Having found natal astrology to be very useful in understanding individual human differences, I was interested to see if "mundane astrology" could be equally useful for understanding the history of whole societies. These three authors are respected experts in their field, and write well, but their book has failed to convince me that mundane astrology, in its presently accepted form, has any validity at all.
My main problem is that the authors seem to lack any idea of scientific method, i.e. forming a hypothesis, testing it against the evidence, and abandoning or at least modifying it if the evidence does not support it. Instead the authors make predictions, then seize on any evidence of their fulfilment, while ignoring obvious instances of non-fulfilment. History is so complex that some evidence can be found for almost any prediction having been fulfilled.
Almost unconsciously, they undermine their own thesis on many occasions. They admit that mundane astrologers' most egregious failure was their non-prediction of the Second World War. Yet they point to all sorts of trivial successes in prediction that could be accounted for by mere chance. What I found interesting was that millions of non-astrologers did predict the Second World War. Wishful thinking presumably was a big factor in mundane astrologers' self delusion.
Although they go into great detail, the authors often "cannot see the wood for the trees". They fail to examine the fundamental premise of mundane astrology, namely that sovereign states function like an organism with a personality, are "born" at a specific moment in time, and have qualities determined by the planetary positions at that moment.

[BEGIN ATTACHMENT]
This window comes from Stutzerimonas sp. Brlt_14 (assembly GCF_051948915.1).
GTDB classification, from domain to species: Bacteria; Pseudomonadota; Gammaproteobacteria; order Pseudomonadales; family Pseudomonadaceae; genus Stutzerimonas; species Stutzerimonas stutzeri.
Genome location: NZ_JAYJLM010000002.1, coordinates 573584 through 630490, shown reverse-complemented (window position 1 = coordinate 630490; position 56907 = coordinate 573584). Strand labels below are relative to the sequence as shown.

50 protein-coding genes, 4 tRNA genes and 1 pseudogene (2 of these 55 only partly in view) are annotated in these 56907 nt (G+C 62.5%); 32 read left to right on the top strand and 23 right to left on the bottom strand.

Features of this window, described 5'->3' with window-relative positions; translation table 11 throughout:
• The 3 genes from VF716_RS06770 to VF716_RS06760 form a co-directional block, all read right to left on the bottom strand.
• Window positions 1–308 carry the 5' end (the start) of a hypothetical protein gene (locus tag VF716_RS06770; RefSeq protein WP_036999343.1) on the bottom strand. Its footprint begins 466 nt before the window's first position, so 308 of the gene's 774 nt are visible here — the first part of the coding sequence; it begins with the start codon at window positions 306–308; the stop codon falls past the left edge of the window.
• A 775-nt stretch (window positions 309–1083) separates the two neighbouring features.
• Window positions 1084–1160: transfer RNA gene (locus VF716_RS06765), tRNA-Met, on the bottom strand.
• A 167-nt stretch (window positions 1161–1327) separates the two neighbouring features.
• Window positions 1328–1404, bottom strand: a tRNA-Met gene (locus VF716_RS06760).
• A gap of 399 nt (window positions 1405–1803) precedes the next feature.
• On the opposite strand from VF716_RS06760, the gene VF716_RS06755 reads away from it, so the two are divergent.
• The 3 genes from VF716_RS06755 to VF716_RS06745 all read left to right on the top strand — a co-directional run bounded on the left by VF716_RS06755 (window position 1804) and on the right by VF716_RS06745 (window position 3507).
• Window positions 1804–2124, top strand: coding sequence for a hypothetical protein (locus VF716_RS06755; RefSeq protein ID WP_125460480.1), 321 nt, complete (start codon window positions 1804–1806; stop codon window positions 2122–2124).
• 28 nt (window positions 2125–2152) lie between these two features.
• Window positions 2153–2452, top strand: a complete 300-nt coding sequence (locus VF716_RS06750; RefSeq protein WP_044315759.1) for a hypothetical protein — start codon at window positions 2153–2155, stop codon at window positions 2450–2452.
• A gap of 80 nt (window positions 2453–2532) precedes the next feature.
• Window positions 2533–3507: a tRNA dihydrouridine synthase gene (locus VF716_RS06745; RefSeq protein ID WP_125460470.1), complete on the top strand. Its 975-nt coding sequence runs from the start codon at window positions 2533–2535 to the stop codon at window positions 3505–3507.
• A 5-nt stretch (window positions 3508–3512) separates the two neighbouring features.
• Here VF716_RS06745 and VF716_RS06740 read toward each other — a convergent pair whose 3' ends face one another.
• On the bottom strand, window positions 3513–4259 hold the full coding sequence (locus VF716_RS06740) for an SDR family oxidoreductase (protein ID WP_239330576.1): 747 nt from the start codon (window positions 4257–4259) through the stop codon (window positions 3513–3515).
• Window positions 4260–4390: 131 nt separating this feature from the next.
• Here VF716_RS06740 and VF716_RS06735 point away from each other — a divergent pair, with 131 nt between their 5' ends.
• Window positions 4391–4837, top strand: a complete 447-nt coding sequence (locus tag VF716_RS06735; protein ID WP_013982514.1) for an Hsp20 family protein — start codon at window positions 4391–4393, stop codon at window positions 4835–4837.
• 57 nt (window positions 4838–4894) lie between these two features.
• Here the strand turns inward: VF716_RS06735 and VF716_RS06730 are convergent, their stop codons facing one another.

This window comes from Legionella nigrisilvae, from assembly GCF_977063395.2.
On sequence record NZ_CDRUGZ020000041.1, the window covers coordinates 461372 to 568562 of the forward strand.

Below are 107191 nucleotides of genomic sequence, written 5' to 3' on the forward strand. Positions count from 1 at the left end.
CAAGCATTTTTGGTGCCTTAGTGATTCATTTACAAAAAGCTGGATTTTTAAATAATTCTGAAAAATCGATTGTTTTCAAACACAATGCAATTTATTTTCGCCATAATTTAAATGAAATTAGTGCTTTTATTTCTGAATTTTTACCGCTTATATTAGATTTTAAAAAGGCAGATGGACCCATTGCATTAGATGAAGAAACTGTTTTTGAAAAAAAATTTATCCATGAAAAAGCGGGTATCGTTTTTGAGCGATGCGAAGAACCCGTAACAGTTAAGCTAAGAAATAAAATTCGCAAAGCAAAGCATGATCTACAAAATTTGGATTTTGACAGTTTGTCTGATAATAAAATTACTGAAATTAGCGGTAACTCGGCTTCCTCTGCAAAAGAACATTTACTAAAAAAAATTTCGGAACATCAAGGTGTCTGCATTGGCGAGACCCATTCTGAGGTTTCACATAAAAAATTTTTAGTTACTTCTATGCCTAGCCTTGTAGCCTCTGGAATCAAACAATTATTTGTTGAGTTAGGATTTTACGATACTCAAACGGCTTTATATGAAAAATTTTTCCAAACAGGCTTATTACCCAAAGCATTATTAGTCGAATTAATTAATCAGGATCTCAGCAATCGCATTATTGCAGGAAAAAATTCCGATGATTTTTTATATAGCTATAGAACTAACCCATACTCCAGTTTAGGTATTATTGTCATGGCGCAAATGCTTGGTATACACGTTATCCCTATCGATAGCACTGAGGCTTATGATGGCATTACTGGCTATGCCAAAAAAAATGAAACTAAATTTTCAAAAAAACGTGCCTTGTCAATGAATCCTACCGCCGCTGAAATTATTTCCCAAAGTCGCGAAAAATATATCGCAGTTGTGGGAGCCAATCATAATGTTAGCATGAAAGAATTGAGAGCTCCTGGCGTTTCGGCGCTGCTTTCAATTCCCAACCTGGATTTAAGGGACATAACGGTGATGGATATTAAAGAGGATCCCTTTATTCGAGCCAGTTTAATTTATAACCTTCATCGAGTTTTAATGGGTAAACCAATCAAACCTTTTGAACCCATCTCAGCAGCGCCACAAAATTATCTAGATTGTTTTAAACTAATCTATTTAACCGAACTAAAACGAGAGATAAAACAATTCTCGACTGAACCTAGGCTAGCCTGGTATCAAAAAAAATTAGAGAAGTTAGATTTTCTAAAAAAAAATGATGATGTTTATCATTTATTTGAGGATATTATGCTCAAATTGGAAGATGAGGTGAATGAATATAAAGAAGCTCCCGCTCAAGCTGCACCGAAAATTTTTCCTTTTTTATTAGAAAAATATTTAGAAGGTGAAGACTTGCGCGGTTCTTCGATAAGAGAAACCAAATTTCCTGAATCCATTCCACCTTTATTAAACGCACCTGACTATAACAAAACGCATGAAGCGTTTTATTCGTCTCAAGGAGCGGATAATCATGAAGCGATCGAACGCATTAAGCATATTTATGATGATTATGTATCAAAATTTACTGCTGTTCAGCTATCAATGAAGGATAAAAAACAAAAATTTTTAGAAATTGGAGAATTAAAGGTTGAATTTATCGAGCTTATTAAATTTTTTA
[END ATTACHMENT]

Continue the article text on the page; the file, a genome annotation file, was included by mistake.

In uncritically accepting the notion of "national character" they show their lack of penetrative thinking. For example, they claim that the British "national character" is fundamentally conservative, due to the prominence of Capricorn in all three national charts. Now British people might believe this themselves, but it's actually nonsense. People think we're conservative because we still have a hereditary monarch- but this unchanging feature of our national life could be seen as a necessary "anchor" to compensate for constant radical change. Consider the Peasants' Revolt, the Dissolution of the Monasteries, the Civil War and subsequent execution of the King and establishment of a republic, the Levellers and other radicals of that period, the abolition of slavery, the agricultural and industrial revolutions, the Enlightenment, the Chartists, the Trades Union Movement, and the recent transition to a multiracial and (to some extent) multicultural society. Britain led the way in many of these developments. We are very far from being intrinsically "conservative".
AS regards mundane charts, the authors simply assume that a state has a time and place of birth just like a person. But a state is not a person- it is an idea, formulated eventually into a set of laws that other states may eventually accept. The founding "moments" of many states were doubtless unknown to the vast majority of their citizens. And many states have several possible charts due to uncertainty of when the declaration of independence was signed, the flag raised, the leader stepped off the plane, or whatever. With enough charts to choose from one can prove anything.
Finally, the authors use so many different charts and methods of interpretation that some relevant transit or progression could be found to "predict" any event at any randomly chosen date. They don't seem to realise that this huge excess of data makes specific predictions meaningless. Anything can be predicted in hindsight, but useful foresight is almost wholly lacking.
I do actually believe that cosmic forces influence collective behaviour as well as individual lives. But the rusting edifice of mundane astrology, encrusted with superstition and unnecessary complication, needs consigning to the scrap heap before real progress can be made in this direction.